Watchdogging the 2017 Session

For the fourth year in a row, in 2017, the Foundation will be scrutinizing every bill drafted by legislators in Santa Fe. Our Freedom Index is a powerful tool to track whether legislators are voting for or against free markets and limited government.

Here’s the index for 2016. The 2017 version will be online soon. In the meantime, take a look at the 85 bills drafted so far.

SB 5 is an example of a bill that will be rated quite highly. Sponsored by Cliff Pirtle, a Republican from Roswell, it limits purchases made with food stamps to those authorized by “the special supplemental nutrition program for women, infants and children” — basically, fish, juice, eggs, cheese, peanut butter, tofu, cereal, milk, fruits, and vegetables — and meat. In a state where welfarism is rampant, the bill advances both personal responsibility and fiscal sanity.

HB 25 is a good example of┬álousy legislation. It requires that every “department, commission, council, board, committee, institution, legislative body, agency, government corporation or official of the executive, legislative or judicial branch of the government of the state” award at least a third of its contracts “regardless of whether those contracts were awarded pursuant to a competitive process, to resident businesses.” However well-intentioned, the bill’s sponsor, Sarah Maestas Barnes, a Republican from Albuquerque, shouldn’t be micromanaging the purchases of goods and services by entities of government. Taxpayers deserve the best deal for their dollars, and as “economic development,” quasi-autarky is profoundly unwise.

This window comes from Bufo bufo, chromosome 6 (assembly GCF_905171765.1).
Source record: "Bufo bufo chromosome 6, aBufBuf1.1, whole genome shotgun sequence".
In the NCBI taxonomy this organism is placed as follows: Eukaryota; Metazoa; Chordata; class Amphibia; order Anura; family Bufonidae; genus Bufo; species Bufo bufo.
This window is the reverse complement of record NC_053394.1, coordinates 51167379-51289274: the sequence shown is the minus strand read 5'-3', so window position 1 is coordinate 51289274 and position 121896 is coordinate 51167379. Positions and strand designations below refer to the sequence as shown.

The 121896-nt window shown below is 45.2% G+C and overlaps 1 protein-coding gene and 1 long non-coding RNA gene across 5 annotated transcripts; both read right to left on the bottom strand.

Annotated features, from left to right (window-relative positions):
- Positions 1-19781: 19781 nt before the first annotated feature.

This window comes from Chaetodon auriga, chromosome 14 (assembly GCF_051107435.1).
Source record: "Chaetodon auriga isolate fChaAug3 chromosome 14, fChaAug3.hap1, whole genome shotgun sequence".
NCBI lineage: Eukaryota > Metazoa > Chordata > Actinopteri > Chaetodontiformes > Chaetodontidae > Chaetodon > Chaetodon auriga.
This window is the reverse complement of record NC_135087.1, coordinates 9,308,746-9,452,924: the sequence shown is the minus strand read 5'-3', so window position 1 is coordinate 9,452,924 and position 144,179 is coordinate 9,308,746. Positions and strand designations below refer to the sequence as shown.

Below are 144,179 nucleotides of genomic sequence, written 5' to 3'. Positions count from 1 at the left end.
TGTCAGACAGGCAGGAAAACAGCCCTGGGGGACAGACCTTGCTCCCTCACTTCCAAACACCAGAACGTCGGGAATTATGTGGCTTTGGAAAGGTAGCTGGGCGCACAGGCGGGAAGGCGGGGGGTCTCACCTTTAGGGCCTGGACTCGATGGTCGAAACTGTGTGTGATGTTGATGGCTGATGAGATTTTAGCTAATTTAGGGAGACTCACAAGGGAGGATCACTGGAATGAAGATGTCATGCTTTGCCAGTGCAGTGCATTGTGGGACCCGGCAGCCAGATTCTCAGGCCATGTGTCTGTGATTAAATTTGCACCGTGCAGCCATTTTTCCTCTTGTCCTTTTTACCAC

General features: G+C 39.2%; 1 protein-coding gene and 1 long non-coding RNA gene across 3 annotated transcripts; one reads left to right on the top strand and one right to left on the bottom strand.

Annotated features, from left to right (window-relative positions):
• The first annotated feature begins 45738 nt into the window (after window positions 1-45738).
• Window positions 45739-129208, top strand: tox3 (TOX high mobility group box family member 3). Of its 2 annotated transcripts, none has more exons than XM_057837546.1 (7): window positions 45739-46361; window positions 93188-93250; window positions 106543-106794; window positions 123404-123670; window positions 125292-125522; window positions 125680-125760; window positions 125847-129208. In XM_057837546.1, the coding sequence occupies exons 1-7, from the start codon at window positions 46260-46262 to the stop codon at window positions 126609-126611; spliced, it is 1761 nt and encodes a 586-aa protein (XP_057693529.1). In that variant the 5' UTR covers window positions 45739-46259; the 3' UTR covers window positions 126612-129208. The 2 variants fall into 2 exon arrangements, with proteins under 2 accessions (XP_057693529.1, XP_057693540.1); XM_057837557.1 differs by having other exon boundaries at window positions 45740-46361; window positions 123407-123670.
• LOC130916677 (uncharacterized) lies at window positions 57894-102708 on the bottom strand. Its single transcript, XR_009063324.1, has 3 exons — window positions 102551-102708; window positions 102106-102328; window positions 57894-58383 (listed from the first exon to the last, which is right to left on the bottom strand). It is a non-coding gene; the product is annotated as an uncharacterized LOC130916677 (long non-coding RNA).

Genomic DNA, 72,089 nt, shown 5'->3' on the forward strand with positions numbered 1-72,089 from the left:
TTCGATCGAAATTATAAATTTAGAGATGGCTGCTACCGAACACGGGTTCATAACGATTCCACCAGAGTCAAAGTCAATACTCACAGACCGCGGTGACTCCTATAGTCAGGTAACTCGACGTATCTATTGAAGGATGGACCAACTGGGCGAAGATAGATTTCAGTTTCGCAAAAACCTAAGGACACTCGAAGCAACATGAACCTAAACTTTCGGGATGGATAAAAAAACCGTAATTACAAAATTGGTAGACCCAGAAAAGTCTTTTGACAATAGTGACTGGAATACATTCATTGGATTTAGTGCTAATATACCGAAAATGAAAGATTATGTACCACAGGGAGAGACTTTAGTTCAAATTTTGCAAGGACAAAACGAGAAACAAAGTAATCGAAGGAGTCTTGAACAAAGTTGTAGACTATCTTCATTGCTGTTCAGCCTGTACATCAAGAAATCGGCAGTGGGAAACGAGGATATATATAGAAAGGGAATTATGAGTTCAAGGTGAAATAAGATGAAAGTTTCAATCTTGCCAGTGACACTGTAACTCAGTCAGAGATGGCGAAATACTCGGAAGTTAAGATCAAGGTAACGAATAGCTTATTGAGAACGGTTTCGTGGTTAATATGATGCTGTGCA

The Freedom Index is interactive — we supply our analysis, but comments, suggestions, and criticisms from the public are welcome. So whether you’re following a particular bill or a slate of legislation, let us know your thoughts. The session’s not far off, and with New Mexico’s moribund economy and miserable fiscal health, what legislators do next year will have significant, long-term impacts on liberty, opportunity, and prosperity in the state.